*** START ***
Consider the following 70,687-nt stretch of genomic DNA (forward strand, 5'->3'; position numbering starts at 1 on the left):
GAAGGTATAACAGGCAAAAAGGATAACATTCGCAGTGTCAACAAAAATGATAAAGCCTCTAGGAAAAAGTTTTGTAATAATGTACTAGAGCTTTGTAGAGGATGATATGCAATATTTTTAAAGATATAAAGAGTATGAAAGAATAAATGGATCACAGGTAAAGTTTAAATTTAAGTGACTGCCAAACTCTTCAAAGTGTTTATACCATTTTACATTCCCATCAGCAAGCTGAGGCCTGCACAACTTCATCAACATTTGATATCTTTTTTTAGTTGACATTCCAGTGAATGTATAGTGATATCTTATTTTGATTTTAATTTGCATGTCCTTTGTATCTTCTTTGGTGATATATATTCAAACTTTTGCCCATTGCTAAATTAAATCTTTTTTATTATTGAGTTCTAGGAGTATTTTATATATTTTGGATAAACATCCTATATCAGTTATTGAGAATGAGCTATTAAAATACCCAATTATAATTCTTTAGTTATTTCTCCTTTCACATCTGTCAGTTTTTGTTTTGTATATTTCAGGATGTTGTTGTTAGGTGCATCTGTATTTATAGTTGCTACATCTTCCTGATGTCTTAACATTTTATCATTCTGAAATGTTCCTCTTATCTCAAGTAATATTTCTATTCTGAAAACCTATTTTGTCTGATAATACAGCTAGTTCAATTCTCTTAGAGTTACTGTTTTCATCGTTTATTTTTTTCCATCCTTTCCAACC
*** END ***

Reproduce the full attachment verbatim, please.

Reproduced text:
Consider the following 70,687-nt stretch of genomic DNA (forward strand, 5'->3'; position numbering starts at 1 on the left):
GAAGGTATAACAGGCAAAAAGGATAACATTCGCAGTGTCAACAAAAATGATAAAGCCTCTAGGAAAAAGTTTTGTAATAATGTACTAGAGCTTTGTAGAGGATGATATGCAATATTTTTAAAGATATAAAGAGTATGAAAGAATAAATGGATCACAGGTAAAGTTTAAATTTAAGTGACTGCCAAACTCTTCAAAGTGTTTATACCATTTTACATTCCCATCAGCAAGCTGAGGCCTGCACAACTTCATCAACATTTGATATCTTTTTTTAGTTGACATTCCAGTGAATGTATAGTGATATCTTATTTTGATTTTAATTTGCATGTCCTTTGTATCTTCTTTGGTGATATATATTCAAACTTTTGCCCATTGCTAAATTAAATCTTTTTTATTATTGAGTTCTAGGAGTATTTTATATATTTTGGATAAACATCCTATATCAGTTATTGAGAATGAGCTATTAAAATACCCAATTATAATTCTTTAGTTATTTCTCCTTTCACATCTGTCAGTTTTTGTTTTGTATATTTCAGGATGTTGTTGTTAGGTGCATCTGTATTTATAGTTGCTACATCTTCCTGATGTCTTAACATTTTATCATTCTGAAATGTTCCTCTTATCTCAAGTAATATTTCTATTCTGAAAACCTATTTTGTCTGATAATACAGCTAGTTCAATTCTCTTAGAGTTACTGTTTTCATCGTTTATTTTTTTCCATCCTTTCCAACC